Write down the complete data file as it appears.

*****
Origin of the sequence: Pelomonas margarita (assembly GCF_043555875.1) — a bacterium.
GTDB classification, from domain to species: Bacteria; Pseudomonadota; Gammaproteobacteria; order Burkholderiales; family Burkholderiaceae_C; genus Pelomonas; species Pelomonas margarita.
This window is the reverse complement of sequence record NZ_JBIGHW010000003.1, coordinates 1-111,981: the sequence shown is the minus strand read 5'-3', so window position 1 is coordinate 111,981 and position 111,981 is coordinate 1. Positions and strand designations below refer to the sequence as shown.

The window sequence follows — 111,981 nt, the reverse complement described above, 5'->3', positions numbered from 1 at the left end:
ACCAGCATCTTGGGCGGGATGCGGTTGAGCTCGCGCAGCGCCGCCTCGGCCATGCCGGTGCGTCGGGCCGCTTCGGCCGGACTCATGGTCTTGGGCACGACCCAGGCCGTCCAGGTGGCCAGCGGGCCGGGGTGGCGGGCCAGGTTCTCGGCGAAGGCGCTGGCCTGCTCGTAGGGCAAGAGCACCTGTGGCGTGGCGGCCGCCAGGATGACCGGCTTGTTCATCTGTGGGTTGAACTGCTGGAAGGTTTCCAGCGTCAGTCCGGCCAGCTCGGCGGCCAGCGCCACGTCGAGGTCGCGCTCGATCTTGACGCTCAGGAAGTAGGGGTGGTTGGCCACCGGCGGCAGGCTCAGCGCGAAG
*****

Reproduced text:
Origin of the sequence: Pelomonas margarita (assembly GCF_043555875.1) — a bacterium.
GTDB classification, from domain to species: Bacteria; Pseudomonadota; Gammaproteobacteria; order Burkholderiales; family Burkholderiaceae_C; genus Pelomonas; species Pelomonas margarita.
This window is the reverse complement of sequence record NZ_JBIGHW010000003.1, coordinates 1-111,981: the sequence shown is the minus strand read 5'-3', so window position 1 is coordinate 111,981 and position 111,981 is coordinate 1. Positions and strand designations below refer to the sequence as shown.

The window sequence follows — 111,981 nt, the reverse complement described above, 5'->3', positions numbered from 1 at the left end:
ACCAGCATCTTGGGCGGGATGCGGTTGAGCTCGCGCAGCGCCGCCTCGGCCATGCCGGTGCGTCGGGCCGCTTCGGCCGGACTCATGGTCTTGGGCACGACCCAGGCCGTCCAGGTGGCCAGCGGGCCGGGGTGGCGGGCCAGGTTCTCGGCGAAGGCGCTGGCCTGCTCGTAGGGCAAGAGCACCTGTGGCGTGGCGGCCGCCAGGATGACCGGCTTGTTCATCTGTGGGTTGAACTGCTGGAAGGTTTCCAGCGTCAGTCCGGCCAGCTCGGCGGCCAGCGCCACGTCGAGGTCGCGCTCGATCTTGACGCTCAGGAAGTAGGGGTGGTTGGCCACCGGCGGCAGGCTCAGCGCGAAG